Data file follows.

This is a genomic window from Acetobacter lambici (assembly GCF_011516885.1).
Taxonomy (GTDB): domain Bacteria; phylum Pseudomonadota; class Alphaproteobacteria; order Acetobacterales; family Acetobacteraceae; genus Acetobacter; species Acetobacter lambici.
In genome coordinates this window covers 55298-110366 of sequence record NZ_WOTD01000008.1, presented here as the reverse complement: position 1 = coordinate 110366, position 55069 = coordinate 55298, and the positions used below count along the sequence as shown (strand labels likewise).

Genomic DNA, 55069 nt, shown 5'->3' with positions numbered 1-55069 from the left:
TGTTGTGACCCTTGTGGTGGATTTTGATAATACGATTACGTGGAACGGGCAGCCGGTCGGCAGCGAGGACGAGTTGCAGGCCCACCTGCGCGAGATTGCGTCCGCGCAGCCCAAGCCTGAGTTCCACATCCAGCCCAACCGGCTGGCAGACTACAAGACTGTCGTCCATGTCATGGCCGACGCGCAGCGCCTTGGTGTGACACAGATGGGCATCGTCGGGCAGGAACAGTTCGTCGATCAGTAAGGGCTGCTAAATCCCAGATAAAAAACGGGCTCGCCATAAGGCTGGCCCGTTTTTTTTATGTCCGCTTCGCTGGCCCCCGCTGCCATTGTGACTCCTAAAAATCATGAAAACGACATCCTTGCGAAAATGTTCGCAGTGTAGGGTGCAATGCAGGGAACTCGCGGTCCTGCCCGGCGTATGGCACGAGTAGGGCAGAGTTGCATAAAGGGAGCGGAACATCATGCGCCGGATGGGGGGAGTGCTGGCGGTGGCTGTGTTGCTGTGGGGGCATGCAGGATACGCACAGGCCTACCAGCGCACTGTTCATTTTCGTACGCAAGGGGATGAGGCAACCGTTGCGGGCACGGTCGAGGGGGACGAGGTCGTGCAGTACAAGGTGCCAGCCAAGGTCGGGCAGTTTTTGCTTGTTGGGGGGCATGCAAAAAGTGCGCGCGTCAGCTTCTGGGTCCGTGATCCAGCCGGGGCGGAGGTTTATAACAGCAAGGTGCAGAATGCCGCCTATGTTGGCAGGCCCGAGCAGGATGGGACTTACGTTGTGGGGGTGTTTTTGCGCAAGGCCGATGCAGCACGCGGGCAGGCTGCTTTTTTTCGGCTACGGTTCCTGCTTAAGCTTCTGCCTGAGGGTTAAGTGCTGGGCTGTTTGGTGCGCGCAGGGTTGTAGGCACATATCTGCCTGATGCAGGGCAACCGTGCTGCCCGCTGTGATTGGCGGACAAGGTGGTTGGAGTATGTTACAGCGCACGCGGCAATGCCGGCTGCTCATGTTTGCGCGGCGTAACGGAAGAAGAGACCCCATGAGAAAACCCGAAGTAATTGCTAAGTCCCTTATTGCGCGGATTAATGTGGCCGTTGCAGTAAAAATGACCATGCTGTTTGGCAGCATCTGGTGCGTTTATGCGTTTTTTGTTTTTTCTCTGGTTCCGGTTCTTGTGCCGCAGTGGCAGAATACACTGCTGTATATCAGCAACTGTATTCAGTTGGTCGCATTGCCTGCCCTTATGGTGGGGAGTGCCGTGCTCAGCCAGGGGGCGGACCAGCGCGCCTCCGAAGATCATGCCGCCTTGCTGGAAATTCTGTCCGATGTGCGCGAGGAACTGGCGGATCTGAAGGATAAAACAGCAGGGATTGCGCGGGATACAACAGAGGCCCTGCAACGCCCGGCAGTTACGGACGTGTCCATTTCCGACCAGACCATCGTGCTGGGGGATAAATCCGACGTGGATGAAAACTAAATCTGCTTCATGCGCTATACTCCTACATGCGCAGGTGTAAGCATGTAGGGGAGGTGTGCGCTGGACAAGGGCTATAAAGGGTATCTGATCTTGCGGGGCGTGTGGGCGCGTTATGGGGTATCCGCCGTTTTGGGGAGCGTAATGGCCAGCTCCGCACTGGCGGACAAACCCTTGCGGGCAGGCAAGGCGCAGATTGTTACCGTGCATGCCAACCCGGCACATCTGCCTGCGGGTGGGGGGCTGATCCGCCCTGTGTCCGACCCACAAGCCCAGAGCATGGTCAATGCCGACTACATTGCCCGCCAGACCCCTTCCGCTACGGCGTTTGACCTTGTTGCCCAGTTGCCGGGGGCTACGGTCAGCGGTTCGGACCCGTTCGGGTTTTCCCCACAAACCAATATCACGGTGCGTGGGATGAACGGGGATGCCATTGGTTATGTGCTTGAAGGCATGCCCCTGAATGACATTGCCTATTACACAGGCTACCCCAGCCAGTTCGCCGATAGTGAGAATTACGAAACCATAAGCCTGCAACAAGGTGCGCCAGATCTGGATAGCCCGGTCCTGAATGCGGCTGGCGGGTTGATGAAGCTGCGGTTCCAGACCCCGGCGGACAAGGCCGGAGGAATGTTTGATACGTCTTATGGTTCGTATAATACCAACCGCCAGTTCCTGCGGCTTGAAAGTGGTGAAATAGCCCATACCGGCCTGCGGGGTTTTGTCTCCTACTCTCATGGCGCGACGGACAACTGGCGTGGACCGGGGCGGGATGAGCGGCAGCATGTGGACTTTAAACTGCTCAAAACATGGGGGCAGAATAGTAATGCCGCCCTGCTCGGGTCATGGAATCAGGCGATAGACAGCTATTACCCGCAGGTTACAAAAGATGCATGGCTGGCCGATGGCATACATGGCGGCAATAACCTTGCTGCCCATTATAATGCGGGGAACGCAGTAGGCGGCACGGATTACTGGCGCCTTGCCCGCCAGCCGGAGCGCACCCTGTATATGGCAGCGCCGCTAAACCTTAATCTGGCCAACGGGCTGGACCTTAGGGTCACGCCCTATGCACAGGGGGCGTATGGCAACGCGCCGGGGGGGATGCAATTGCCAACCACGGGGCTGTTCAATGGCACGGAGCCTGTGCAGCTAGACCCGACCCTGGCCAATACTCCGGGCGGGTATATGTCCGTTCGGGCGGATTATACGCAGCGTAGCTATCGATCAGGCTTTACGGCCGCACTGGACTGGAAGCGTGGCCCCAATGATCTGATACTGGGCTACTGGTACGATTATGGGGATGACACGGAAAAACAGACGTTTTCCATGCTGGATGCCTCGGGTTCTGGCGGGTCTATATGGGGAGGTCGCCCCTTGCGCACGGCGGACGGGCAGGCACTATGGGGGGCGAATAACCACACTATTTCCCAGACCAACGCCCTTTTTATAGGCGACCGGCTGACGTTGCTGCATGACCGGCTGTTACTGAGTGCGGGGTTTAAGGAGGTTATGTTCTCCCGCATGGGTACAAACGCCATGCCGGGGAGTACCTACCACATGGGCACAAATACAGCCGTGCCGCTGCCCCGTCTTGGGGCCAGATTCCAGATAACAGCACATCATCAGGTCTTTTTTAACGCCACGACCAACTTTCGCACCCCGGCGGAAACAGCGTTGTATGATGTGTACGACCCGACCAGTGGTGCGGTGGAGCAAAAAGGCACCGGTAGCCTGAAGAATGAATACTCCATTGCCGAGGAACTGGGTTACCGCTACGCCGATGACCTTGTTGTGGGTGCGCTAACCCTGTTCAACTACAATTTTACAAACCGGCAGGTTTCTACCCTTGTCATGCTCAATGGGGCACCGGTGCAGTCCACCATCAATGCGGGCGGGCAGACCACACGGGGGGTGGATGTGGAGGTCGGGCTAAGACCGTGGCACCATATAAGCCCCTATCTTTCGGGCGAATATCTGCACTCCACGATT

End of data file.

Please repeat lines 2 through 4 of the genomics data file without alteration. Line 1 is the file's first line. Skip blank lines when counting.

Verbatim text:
Taxonomy (GTDB): domain Bacteria; phylum Pseudomonadota; class Alphaproteobacteria; order Acetobacterales; family Acetobacteraceae; genus Acetobacter; species Acetobacter lambici.
In genome coordinates this window covers 55298-110366 of sequence record NZ_WOTD01000008.1, presented here as the reverse complement: position 1 = coordinate 110366, position 55069 = coordinate 55298, and the positions used below count along the sequence as shown (strand labels likewise).

Genomic DNA, 55069 nt, shown 5'->3' with positions numbered 1-55069 from the left: